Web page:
Bars Investigated by the TABC

Run TMJ Investigated by TABC

Considering A Dram Shop Case Against Run TMJ? Here's What You Need To Know

For three decades, I've been holding bars accountable for over-serving alcohol. In the hundreds of cases I've handled, I've seen just how widespread irresponsible alcohol service is, as well as the tragedies that often follow in its wake. While people might see or hear about drunk driving accidents from time to time, rarely do they hear about the role that reckless bars play in those accidents. In order to draw more attention to this issue, I dedicate a portion of my time to investigating the Texas Alcoholic Beverage Commission's complaint records and reporting my findings here on my website. If you believe you may have a dram shop claim, please call my office at (855) 326-0000.

Run TMJ is a bar located in San Antonio, Texas. In recent years, it has attracted the attention of the TABC due to allegations of liquor law violations. Between 2016 and 2019, authorities conducted no fewer than five investigations into the bar's alcohol service practices.

In my experience, it's uncommon for a bar without a history of run-ins with the TABC to end up on the hook for contributing to a wrongful death or injury. Virtually every bar I have ever sued was already on the authorities' radar. That's why I pay close attention to bars with several recent complaints against them. The more investigations a bar has had, the greater my concern is that it could one day contribute to an accident.

Note: Investigations are not proof of wrongdoing. However, if authorities investigate and fail to find evidence of a violation, it doesn't necessarily mean an establishment is innocent, either. The purpose of this article is simply to relay publicly-available information about incidents where the TABC has investigated Run TMJ for possible criminal or administrative violations.

TABC Investigations of Run TMJ Between 2016 and 2019

San Antonio - 9091 Fair Oaks Parkway Suite 201


On 03/30/2016, a concerned citizen filed a complaint with the TABC, alleging that the bar sold alcohol to a minor.

Authorities looked into the matter shortly thereafter. For most liquor law violations, the TABC requires either video footage of the incident or eyewitness testimony from one of its agents in order to take action. Having neither in this investigation, authorities decided to close the case on 04/05/2016.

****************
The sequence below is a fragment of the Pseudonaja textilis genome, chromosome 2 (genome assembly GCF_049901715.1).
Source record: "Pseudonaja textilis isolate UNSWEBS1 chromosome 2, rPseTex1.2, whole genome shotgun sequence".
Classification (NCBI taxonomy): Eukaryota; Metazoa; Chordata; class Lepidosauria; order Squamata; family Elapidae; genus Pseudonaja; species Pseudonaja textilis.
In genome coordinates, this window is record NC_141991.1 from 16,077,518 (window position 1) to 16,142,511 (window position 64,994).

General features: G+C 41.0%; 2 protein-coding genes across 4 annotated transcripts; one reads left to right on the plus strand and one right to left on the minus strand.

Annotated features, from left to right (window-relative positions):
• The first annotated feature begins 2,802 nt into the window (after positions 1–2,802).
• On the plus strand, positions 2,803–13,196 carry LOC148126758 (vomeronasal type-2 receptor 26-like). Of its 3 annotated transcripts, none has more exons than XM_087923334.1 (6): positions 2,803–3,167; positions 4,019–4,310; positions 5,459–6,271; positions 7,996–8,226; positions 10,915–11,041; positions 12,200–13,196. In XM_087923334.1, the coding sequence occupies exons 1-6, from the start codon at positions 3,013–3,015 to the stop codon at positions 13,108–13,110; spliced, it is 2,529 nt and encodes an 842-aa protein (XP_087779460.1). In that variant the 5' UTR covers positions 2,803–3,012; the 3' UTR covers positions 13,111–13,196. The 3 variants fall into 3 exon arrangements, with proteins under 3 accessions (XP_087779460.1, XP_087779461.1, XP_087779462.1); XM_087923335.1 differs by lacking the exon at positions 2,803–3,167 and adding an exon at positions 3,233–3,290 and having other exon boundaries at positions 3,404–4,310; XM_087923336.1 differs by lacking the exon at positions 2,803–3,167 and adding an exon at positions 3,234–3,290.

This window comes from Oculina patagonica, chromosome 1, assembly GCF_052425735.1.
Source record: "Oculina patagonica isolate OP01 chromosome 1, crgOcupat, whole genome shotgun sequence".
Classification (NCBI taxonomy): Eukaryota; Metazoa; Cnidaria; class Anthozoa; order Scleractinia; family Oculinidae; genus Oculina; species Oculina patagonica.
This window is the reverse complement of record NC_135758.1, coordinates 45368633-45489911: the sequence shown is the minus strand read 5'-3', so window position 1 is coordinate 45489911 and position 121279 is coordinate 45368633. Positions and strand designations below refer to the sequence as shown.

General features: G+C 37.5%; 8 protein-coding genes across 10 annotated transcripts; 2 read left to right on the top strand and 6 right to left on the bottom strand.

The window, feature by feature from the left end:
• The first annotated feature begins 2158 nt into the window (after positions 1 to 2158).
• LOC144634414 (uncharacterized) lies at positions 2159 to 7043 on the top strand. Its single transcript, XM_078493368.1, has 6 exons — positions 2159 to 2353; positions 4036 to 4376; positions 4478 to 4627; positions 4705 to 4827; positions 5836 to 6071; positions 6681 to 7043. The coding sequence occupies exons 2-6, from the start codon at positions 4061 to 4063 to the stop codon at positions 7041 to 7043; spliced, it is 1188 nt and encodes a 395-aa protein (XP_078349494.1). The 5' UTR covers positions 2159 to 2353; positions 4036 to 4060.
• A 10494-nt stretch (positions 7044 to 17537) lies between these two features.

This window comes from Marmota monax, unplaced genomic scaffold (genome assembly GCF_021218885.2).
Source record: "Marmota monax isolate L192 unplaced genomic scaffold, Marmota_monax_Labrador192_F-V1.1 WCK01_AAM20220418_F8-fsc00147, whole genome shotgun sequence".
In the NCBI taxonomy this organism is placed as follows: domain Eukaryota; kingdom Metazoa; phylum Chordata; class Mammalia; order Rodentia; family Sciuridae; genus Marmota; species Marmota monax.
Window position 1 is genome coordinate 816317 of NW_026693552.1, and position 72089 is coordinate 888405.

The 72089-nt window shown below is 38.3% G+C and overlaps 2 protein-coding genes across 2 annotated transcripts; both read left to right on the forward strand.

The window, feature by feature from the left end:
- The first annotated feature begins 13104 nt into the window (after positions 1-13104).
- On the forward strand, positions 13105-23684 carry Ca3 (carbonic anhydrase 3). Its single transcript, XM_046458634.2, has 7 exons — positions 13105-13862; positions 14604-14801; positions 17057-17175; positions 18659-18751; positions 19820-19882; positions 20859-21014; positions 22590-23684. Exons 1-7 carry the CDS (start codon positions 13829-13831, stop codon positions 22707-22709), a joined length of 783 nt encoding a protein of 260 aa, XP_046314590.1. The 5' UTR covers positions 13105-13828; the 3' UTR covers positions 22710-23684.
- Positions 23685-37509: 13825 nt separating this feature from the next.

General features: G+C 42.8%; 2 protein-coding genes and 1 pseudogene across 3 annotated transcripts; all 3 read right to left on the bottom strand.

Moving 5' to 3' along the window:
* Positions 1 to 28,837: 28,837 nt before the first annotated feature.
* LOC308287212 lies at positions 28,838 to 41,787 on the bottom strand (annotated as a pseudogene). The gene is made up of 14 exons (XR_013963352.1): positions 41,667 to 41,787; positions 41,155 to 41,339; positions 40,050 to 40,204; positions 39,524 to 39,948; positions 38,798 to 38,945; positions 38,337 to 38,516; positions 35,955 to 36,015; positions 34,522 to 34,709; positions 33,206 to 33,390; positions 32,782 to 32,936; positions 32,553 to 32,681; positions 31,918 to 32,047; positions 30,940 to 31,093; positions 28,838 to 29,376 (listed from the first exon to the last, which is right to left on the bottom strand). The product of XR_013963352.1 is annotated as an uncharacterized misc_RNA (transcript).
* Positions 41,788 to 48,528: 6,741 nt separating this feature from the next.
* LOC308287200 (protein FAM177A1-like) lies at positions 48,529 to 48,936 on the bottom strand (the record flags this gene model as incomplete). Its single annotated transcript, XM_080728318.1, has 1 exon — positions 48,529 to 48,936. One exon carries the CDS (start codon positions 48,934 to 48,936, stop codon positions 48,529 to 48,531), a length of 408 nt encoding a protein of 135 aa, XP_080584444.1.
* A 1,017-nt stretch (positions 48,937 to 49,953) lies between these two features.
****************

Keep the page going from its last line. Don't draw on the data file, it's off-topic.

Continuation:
Law enforcement contacted the TABC on 12/21/2016, alleging that staff was drinking on the job, selling drugs on the premises, and accusing the bar of selling alcohol to a minor, an intoxicated person, and during prohibited hours.

Upon investigation, authorities were able to confirm the allegations that staff was drinking on the job and sold alcohol to an intoxicated person, which they classified as both criminal and administrative violations. The investigation also found evidence of other misdemeanor criminal violations, but the TABC ultimately chose to take no action and closed the case on 01/20/2017.

The TABC received a second law enforcement complaint on 01/24/2017, claiming that a breach of the peace (typically a fight) took place, and that the bar failed to report it (a separate violation in itself).

The investigation that followed found evidence to support the claim that the bar failed to report a breach, which authorities classified as an administrative violation. After deciding not to hand down any punishment, the TABC closed the case on 04/09/2017.

A member of the San Antonio community reached out to the TABC on 04/05/2018, alleging that the bar sold alcohol to a drunk customer and failed to report a breach of the peace.

As in the previous investigation, authorities found sufficient evidence to determine that the bar failed to report a breach of the peace, which they classified as an administrative violation. After issuing a written warning, the TABC concluded its work on the case on 06/07/2018.

The next citizen complaint came on 06/19/2019, accusing the bar of multiple offenses, including: staff drinking on the job, selling alcohol to an intoxicated person, selling alcohol to a minor, permitting customers to drink during prohibited hours, and permitting the possession of drugs on the premises.

TABC agents conducted an inquiry, but due to a lack of video evidence, they could not determine the veracity of the claim. As a result, investigators could not take any further action, leading to their decision to close the case on 09/30/2019.

Texas Law Says Accident Victims Can Sue Bad Bars

If you would like to learn more about Texas dram shop law (i.e. lawsuits against bars who play a role in injurious or fatal accidents), please visit our Texas Dram Shop Law Info Page.